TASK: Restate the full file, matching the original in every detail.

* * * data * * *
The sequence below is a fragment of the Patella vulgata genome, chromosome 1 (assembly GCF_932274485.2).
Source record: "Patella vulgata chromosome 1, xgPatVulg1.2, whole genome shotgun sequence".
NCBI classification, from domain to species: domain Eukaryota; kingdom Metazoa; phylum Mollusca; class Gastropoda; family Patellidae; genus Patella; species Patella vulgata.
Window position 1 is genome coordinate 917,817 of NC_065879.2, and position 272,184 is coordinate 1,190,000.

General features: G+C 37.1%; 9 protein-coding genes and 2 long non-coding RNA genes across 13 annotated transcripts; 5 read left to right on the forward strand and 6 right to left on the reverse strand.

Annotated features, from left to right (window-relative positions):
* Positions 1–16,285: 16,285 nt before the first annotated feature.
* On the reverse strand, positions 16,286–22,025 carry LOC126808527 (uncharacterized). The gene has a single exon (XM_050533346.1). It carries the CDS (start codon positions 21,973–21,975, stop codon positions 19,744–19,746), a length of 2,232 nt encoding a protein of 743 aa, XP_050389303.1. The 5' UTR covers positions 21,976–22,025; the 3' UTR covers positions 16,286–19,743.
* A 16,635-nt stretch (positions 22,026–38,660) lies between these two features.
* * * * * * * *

The sequence below is a fragment of the Patella vulgata genome, chromosome 1 (assembly GCF_932274485.2).
Source record: "Patella vulgata chromosome 1, xgPatVulg1.2, whole genome shotgun sequence".
NCBI classification, from domain to species: domain Eukaryota; kingdom Metazoa; phylum Mollusca; class Gastropoda; family Patellidae; genus Patella; species Patella vulgata.
Window position 1 is genome coordinate 917,817 of NC_065879.2, and position 272,184 is coordinate 1,190,000.

General features: G+C 37.1%; 9 protein-coding genes and 2 long non-coding RNA genes across 13 annotated transcripts; 5 read left to right on the forward strand and 6 right to left on the reverse strand.

Annotated features, from left to right (window-relative positions):
* Positions 1–16,285: 16,285 nt before the first annotated feature.
* On the reverse strand, positions 16,286–22,025 carry LOC126808527 (uncharacterized). The gene has a single exon (XM_050533346.1). It carries the CDS (start codon positions 21,973–21,975, stop codon positions 19,744–19,746), a length of 2,232 nt encoding a protein of 743 aa, XP_050389303.1. The 5' UTR covers positions 21,976–22,025; the 3' UTR covers positions 16,286–19,743.
* A 16,635-nt stretch (positions 22,026–38,660) lies between these two features.